In 1931 the KPD proposed a law to protect and give full equal rights to working women. I’m putting this up, because while I’m very definitely not a Communist, these demands show how far ahead of their time the Communists were. Women’s right to work was attacked by the Nazis, who saw women’s proper sphere as ‘Kinder, Kirche, Kuche’ – children, church and kitchen. And although governments now are keen, or claim to be keen, to promote women’s equality in politics, culture, industry and science, the laws protection working women from exploitation and arbitrary dismissal have been and are being rolled back. This is line with the general attack on worker’s employment rights and job security.

The KPD proposals ran

We call on the Reichstag to demand that the government introduce a bill to protect and give full equality of rights to working women according to the following principles:

  1. Establishment of complete economic, cultural and political equality of rights between women and men. All laws and emergency ordinances that contradict this are to be abrogated with immediate effect.
  2. Women in all enterprises in industry and agriculture, doing the same work as men, are to be paid wages at the same level as men. The longest daily working time for women is to be set at seven hours, with full wage equality, while for unhealthy and heavy work, as well as for young females below the age of 18, it is to be set at six hours.
  3. (Similar provisions for office workers).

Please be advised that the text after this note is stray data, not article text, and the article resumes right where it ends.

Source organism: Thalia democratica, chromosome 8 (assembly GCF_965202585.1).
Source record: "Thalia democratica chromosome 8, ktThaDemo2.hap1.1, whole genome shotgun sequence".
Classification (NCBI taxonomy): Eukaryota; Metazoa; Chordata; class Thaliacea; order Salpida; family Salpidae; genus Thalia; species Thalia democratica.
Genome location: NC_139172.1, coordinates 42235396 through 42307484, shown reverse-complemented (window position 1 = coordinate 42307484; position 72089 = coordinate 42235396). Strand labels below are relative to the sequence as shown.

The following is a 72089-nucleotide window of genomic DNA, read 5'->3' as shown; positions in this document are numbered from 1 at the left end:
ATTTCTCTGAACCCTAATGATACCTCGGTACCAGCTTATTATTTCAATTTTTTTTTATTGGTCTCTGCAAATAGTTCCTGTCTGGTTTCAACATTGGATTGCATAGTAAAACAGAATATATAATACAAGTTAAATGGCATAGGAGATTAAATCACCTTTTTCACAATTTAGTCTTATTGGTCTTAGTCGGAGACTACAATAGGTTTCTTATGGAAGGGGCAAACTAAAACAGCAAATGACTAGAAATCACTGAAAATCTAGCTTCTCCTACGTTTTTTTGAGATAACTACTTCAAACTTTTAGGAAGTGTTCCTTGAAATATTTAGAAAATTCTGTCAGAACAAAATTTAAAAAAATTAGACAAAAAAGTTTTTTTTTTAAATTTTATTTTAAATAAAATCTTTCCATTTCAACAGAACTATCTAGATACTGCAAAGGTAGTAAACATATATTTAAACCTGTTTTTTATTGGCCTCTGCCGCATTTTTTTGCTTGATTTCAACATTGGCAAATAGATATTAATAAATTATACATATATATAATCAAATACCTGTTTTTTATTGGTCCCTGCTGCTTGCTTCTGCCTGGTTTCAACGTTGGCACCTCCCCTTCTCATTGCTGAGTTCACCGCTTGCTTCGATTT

4. Working women are to have a fully equal right to occupy all posts in all professions. Women workers, office employees and civil service officials are not be dismissed because they are married. All working women are to receive free professional training appropriate to their professional capacity.
  5. All unemployed women must have a legal right to full unemployment insurance payments without means testing or reference to the income of family members. Every kind of compulsory labour or compulsory re-training is prohibited. The right to receive social insurance during the whole period of unemployment is to be guaranteed.
  6. All working women employed in industry, agriculture, commerce and transport and domestic work as well as women in the so -called free professions, housewives and the female relatives or working peasants are to be included in the social insurance system.
  7. Dismissal of pregnant women is legally prohibited up to the 12th month after the birth of the child. The pregnant woman is to receive full pay and be exempt from work from eight weeks before until eight weeks after the birth. Nursing mothers are to receive half and hour twice a day for breast-feeding their children, without any reduction in wages. Maternity homes in sufficient numbers are to be made available to all working women, also creches for babies and children up to three years old, nurseries for children from three to school age. These services are to be provided free of payment. They are to be directed and supervised by control committees made up of delegates from the working population, mainly women.
  8. The interruption of pregnancy is to be permitted by law. The contrary paragraphs of the penal code (184 Section 3 and 28) are to be abolished. All persons condemned under the previous abortion paragraphs are to be amnestied immediately, and all current cases are to be terminated. Abortion carried out by a doctor and the provision of the means to avoid pregnancy count as medicate help in the national system of insurance.
  9. When entering marriage, the woman retains her right to decide independently in all legal and personal matters. She is not dependent on the husband in any of her decisions. After marriage, the women may take the name of her husband, but she may also continue to be known under her maiden name. She has the same parental power over her children as the man.